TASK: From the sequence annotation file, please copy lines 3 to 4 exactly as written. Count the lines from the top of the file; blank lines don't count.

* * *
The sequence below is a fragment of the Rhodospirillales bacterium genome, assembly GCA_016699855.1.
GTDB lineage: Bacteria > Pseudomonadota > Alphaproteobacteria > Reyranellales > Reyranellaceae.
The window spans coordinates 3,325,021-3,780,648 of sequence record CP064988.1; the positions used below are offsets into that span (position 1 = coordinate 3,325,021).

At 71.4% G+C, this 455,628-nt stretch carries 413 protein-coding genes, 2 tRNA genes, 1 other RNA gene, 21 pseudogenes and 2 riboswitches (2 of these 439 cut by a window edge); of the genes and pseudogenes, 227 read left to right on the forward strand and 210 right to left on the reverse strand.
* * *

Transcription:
The window spans coordinates 3,325,021-3,780,648 of sequence record CP064988.1; the positions used below are offsets into that span (position 1 = coordinate 3,325,021).

At 71.4% G+C, this 455,628-nt stretch carries 413 protein-coding genes, 2 tRNA genes, 1 other RNA gene, 21 pseudogenes and 2 riboswitches (2 of these 439 cut by a window edge); of the genes and pseudogenes, 227 read left to right on the forward strand and 210 right to left on the reverse strand.